On recent visit with my mother, I sat down to do her nails. It was the first time in my life that I noticed her hands.
I have my mom's hands. They’re the same hands that used to hold mine when I was afraid, or wanted to cross the street, or needed encouragement or just a reminder that I wasn't alone. Mothers hold their children's hands for a short while but their hearts forever. I hope that's true, even on the days she doesn't know who I am, that somewhere in her heart, I am still there.
- Act now: Tell your MP to support the right to advance consent for assisted dying
- Related: 8 in 10 Canadians support the right to advance consent for assisted dying
My mom's dementia is a little bit like that movie, The Curious Case of Benjamin Button. Over the years, she's regressed, considerably, from adult, to teen, to child, to toddler to infant. Today, she can't speak very well and has a hard time “finding words.” Now, her food looks like the same pureed mush my kids used to eat, only fancier.
In some ways, she and my children are like ships passing in the night, developmentally speaking: as my kids came out of diapers, my mom needed diapers; as my kids began to eat solids, my mom was not able to anymore. In a child though, there is possibility, there's a future.
Dementia is a grotesque disease. And when you peel back every grotesque layer, what's left is a putrid, rotten pit. There is no dignity left to my mother. She cannot eat on her own, cannot go to bathroom by herself, cannot speak, cannot communicate to us exactly what hurts when she’s in pain. Her condition has deteriorated at a rapid rate that she is unrecognizable. She needs assistance with all activities of all daily life. She has zero quality of life. This disease robs you and your family of possibility the ability to share your life together without pain. Sometimes it robs you of hope.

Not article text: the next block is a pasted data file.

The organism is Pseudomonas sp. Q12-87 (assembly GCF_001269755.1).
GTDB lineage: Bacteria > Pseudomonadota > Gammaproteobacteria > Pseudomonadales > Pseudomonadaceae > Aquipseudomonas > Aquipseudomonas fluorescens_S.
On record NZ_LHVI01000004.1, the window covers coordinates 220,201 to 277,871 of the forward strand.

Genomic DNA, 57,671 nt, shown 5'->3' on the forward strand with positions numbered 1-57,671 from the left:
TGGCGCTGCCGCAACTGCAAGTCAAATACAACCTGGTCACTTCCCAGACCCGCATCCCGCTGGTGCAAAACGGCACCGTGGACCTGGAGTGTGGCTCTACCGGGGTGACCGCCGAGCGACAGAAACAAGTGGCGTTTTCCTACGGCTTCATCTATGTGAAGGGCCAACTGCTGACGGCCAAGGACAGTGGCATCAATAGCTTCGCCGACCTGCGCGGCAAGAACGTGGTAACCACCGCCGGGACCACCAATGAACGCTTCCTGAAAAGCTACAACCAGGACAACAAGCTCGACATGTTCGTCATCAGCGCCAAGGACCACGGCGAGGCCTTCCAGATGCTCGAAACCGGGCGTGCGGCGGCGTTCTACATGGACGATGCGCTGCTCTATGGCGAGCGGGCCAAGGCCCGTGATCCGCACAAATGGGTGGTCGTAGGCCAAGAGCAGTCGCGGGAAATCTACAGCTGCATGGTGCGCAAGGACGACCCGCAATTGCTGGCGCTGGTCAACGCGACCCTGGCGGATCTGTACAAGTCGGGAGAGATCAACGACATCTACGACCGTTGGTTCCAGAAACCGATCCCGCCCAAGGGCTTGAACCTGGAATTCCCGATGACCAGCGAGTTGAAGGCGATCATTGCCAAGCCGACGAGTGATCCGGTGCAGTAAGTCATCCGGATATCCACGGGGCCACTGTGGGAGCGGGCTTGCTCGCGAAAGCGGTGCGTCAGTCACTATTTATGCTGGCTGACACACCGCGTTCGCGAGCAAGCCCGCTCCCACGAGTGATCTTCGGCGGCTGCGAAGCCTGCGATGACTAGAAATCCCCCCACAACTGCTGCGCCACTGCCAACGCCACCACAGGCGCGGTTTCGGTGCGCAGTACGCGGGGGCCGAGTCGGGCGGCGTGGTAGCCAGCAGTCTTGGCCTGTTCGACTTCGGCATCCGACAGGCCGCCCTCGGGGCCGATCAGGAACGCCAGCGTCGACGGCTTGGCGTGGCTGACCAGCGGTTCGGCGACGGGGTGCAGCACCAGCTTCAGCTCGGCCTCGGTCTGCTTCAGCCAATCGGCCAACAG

It is a cruel disease, Mom. You are its victim. It snuck into your life and took over. It took over your mind and destroyed your physical capabilities. We, your family, the unsuspecting bystanders, are also victims, and we carry a deep sadness within us because there is absolutely nothing we can do to stop this disease, to stop your pain.
A recent photo of Barb's mother, Stella.
What hurts so much, Mom, is that I failed to understand what was happening to you. I'm sure that you at times felt my anger, frustration and confusion, but can you forgive me for feeling it? I'm so sorry that I didn't understand your own confusion. No one told me when you first got diagnosed how much pain you were going to have to endure.
You always said you never wanted to be a burden to anyone. You're not a burden, Mom. And just as you carried me, I will carry you on the rest of your journey. I will not stop. But what you’ve endured is not anything anyone should ever have to go through.
Suffering shouldn't be a life sentence. Our governments must create a legal framework for assisted dying that helps patients who have received a dementia diagnosis and are about to face a very painful, uncertain future. They deserve meaningful choice over the end of lives — choice that my mom was never given.